3.9<f4/fw<4.5 (1)
3.7<f5F/fw<5.2 (2)
1.0<R5,2/R5,3<1.6 (3)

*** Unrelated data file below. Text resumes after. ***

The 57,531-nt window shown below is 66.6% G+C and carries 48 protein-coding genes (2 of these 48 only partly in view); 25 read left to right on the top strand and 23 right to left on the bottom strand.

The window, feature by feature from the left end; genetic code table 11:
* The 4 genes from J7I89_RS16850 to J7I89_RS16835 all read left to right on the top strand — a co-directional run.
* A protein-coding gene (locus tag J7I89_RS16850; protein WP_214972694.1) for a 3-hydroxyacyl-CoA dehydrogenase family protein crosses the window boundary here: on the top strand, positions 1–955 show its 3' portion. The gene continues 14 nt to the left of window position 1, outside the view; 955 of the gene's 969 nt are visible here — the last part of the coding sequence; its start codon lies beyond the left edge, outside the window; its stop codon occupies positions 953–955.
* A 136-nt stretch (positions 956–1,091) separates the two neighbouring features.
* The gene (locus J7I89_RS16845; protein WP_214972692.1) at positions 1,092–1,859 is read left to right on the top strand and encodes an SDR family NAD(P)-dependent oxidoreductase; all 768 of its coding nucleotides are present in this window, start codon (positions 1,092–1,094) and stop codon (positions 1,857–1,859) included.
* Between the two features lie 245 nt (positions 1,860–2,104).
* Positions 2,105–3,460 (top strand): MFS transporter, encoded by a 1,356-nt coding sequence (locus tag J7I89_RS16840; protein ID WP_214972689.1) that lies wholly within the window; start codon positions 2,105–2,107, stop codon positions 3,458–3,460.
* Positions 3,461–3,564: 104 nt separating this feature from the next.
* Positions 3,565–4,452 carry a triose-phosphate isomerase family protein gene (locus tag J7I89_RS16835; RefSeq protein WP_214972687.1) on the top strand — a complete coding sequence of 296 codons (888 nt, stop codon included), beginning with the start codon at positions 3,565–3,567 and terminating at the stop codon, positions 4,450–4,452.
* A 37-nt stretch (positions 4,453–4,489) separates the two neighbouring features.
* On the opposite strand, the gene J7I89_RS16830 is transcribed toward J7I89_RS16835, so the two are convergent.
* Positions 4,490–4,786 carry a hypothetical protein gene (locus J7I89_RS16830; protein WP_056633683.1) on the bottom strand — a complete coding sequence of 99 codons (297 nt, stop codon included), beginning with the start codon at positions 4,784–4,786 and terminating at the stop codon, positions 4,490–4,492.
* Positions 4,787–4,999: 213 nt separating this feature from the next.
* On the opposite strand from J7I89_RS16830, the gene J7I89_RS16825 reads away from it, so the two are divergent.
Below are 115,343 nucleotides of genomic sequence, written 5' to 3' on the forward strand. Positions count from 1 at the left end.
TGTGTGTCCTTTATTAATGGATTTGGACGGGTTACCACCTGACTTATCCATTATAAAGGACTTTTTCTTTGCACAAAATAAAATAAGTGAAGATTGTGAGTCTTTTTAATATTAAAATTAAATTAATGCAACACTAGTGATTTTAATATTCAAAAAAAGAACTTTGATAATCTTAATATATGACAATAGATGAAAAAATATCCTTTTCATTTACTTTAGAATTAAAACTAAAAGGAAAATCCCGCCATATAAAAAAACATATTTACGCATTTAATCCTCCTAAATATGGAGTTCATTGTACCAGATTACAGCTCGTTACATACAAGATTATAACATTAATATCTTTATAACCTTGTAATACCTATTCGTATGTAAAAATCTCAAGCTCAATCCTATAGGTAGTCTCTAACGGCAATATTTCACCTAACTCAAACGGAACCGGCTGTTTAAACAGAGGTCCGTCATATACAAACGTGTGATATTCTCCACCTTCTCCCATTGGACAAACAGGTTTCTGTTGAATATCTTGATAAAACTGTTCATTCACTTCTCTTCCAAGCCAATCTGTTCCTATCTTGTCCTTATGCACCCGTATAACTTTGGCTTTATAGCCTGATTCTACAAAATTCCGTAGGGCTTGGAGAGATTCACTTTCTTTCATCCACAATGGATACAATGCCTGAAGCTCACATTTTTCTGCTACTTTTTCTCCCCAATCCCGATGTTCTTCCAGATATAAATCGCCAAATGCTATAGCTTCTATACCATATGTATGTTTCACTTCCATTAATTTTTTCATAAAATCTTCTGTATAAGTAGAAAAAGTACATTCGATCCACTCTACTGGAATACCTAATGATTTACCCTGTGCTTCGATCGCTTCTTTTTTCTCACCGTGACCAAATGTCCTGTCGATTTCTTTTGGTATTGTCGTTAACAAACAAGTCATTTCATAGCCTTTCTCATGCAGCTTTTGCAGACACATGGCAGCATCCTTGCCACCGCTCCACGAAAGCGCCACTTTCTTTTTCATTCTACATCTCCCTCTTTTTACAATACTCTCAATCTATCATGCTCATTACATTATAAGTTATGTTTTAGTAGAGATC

1.4<(D5F-D5R)/fw<1.75 (4) where f4 and f5F are the focal lengths of the fourth lens group and the front lens group, (D5F-D5R) is the axial air separation between the front and rear lens groups, R5,i is the radius of curvature of the i-th lens surface counting from the front in the fifth lens group, and fw is the shortest focal length of the entire system. When these features or conditions are satisfied, the aberrations of the zoom lens of increased aperture ratio and extended range are well corrected for high grade imaging performance throughout the entire range of variation of the magnification. Particularly with the fourth lens group in the form of a bi-convex singlet whose rear surface has a stronger refracting power than its front surface has and the front and rear lens groups each comprised of three lenses in the specified forms as described above, it is made possible to correct the residual aberrations, for example, spherical and comatic aberrations, of the varifocal section in good balance while maintaining a minimization of the total length of the zoom lens to be achieved. Also, in numerical examples of specific zoom lenses to be described later, at least one lens surface of the front lens group, for example, the front lens surface of the first lens at which the diameter of the light beam takes a maximum value, is selected for application of an aspheric sphere, thereby giving an additional advantage that the off-axis aberrations such as the curvature of field, coma and sagittal halo and the spherical aberration are corrected excellent at an increased relative aperture of 1.2 in F-number to obtain a high contrast image. The technical significance of each of the above-defined inequalities of conditions is explained below. The inequalities of condition (1) concern with the refractive power of the fourth lens group and has a main aim to make the light beam emerging from the fourth lens group so divergent that even if the fifth lens group is more or less moved by focus tracking, the variation of the aberrations is limited to a minimum. When the refractive power of the fourth lens group is too weak beyond the upper limit of the inequalities of condition (1), the variation of the aberrations resulting from the focus tracking movement of the fifth lens group increases. Hence the deterioration of the optical performance due to the error with which the zoom lens is mounted to the camera body will increase. When the refractive power of the fourth lens group is too strong beyond the lower limit, the emerging light beam from the fourth lens group becomes afocal, or even convergent, so ghost is apt to occur and the amount of various aberrations produced increases, which is difficult to correct in good balance by the design of the other lens groups. The inequalities of condition (2) concern with the refractive power of the front lens group which corresponds to the front part of the relay lens system and has a main aim to achieve a shortening of the total length of the lens in such a manner as to well correct the various aberrations. When the refractive power of the front lens group is too weak beyond the upper limit of the inequalities of condition (2), the physical length of the relay lens system comes to increase. When the refractive power of the front lens group is too strong beyond the lower limit, the emerging light beam from the front lens group becomes too much convergent, so the spherical aberration and the inward coma produced are increased. Hence, the optical performance is lowered objectionably. The inequalities of condition (3) concern with the ratio of the radius of curvature of the rear lens surface of the first lens to that of the front surface of the second lens in the front lens group, or set forth an appropriate range for the refractive power of the air lens defined by these surfaces, and has a main aim to well correct the on-axis aberrations. When the upper limit of the condition (3) is exceeded, the longitudinal chromatic aberration produced gets larger. When the lower limit is exceeded, the coma gets harder to correct well. The inequalities of condition (4) set forth an appropriate range for the axial air separation between the front lens group and the rear lens group, so that the on-axis aberrations and the off-axis aberrations are corrected in good balance. When the upper limit is exceeded, the spherical aberration and other on-axis aberrations get harder to maintain excellent. When the lower limit is exceeded, the astigmatism, coma and other off-axis aberrations get harder to correct in good balance with the on-axis aberrations. Though the present embodiment has been described in connection with an example of application of the aspheric sphere to the first lens in the front lens group, it is to be understood that even when any of the other lenses is selected, equivalent effects will be obtained provided it lies in the front lens group. The numerical data for three examples 1 to 3 of specific zoom lenses of the invention are given in the tables below for the radii of curvature, R, the axial thicknesses or air separation, D, and the refractive indices, N, and Abbe number, ν, of the glasses of the lens elements with the subscripts numbered consecutively from front to rear. R29 and R30 define a glass block such as a filter. The equation for the aspheric surface in the coordinates with the X-axis in the axial direction and the H-axis in the perpendicular direction to the optical axis, the direction in which light advances being taken positive, is given by the following expression: ##EQU1## where R is the radius of curvature of the osculating sphere and A, B, C, D and E are the aspheric coefficients. Also, the values of the factors in the above-described conditions (1) to (4) for the numerical examples 1 to 3 are listed in Table-1.